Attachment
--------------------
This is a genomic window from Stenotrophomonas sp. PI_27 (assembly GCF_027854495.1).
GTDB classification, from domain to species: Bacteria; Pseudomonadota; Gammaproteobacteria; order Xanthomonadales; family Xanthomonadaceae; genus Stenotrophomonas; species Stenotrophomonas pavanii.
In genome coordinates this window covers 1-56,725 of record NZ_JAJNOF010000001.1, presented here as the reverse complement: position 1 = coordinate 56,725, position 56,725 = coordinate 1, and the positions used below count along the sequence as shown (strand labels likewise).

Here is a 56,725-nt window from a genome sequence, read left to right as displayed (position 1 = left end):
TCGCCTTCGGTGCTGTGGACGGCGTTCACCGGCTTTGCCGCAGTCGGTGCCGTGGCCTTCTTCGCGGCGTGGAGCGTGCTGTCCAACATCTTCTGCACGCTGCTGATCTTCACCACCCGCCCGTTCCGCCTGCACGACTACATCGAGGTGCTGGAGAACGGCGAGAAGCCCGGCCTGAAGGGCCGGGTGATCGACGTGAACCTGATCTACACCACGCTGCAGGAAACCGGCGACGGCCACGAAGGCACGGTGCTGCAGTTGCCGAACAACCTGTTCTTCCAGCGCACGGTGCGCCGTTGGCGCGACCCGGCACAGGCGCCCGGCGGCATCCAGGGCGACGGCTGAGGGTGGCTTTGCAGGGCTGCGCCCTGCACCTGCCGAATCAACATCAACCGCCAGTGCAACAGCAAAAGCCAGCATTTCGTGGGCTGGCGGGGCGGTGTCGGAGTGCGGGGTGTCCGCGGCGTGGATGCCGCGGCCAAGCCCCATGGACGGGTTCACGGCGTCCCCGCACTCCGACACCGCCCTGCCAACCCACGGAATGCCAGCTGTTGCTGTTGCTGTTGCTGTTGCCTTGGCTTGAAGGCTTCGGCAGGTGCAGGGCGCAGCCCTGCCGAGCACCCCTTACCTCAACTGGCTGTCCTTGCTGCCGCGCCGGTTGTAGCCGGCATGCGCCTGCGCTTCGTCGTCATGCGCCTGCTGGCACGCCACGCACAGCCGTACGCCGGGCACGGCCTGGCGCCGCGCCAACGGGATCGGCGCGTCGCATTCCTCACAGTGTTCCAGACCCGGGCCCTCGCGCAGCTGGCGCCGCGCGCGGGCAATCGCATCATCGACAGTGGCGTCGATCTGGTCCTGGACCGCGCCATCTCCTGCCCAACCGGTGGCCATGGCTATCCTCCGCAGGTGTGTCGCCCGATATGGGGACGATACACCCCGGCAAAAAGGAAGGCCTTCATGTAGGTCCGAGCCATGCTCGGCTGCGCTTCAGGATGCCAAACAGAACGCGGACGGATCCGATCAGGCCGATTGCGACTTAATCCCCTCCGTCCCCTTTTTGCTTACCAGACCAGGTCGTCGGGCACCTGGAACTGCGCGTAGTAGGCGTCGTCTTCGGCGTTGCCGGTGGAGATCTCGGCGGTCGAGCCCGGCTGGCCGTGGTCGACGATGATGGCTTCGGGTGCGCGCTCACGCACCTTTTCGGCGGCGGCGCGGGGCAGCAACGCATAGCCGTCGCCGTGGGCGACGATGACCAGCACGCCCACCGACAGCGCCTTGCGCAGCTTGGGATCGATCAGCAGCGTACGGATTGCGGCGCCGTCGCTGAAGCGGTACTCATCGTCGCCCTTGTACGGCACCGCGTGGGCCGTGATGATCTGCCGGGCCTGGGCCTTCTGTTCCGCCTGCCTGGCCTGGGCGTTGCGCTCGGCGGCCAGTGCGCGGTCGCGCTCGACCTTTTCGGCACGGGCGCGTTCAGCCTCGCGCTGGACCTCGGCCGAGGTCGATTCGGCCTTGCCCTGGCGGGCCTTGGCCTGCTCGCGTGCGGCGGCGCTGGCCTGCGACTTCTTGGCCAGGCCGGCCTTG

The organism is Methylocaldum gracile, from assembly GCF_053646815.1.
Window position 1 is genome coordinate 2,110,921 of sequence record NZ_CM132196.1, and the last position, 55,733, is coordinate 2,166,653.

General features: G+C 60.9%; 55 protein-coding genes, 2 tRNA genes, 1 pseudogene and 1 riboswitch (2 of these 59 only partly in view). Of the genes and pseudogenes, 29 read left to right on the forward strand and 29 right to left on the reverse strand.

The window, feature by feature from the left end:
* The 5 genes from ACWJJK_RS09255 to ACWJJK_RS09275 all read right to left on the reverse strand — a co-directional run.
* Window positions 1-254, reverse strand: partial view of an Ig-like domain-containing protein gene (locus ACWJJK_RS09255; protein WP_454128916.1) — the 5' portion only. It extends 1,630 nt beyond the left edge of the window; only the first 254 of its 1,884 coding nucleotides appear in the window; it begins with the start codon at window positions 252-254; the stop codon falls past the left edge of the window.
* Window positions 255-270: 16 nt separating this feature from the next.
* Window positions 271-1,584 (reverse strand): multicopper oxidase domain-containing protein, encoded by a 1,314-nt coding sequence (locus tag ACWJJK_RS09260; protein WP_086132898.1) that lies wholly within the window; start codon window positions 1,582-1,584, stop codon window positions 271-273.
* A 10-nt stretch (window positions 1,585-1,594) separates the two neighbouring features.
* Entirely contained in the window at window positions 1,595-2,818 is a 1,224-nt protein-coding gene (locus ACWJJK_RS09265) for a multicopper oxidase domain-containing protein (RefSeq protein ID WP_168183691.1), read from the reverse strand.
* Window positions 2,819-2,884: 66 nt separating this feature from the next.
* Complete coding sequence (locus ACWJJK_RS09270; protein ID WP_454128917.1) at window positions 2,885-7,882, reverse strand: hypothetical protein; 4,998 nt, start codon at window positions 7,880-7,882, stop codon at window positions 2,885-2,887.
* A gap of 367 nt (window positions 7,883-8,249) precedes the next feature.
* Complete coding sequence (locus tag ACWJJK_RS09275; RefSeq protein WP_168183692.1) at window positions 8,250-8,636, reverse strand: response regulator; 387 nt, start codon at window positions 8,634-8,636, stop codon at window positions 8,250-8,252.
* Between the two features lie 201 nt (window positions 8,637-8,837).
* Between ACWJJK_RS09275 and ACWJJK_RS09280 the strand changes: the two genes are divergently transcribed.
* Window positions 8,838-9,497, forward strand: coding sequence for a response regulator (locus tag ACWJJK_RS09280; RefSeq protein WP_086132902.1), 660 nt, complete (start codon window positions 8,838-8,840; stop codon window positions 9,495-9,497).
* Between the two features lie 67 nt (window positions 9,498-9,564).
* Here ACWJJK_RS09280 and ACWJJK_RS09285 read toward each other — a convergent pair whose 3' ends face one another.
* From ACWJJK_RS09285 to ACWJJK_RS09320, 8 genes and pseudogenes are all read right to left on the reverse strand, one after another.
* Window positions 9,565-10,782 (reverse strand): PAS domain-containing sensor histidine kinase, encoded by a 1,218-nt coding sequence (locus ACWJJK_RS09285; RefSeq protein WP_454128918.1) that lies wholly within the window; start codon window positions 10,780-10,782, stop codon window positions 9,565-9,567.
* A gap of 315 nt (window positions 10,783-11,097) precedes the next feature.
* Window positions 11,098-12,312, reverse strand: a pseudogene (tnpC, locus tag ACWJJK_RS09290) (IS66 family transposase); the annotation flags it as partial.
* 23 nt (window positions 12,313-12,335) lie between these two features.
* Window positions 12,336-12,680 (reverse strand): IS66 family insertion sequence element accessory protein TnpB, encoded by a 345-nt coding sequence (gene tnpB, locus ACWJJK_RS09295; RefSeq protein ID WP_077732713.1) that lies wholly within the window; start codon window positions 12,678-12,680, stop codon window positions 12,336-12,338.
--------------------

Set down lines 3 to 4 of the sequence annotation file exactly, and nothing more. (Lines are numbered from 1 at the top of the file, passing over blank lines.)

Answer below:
In genome coordinates this window covers 1-56,725 of record NZ_JAJNOF010000001.1, presented here as the reverse complement: position 1 = coordinate 56,725, position 56,725 = coordinate 1, and the positions used below count along the sequence as shown (strand labels likewise).

Here is a 56,725-nt window from a genome sequence, read left to right as displayed (position 1 = left end):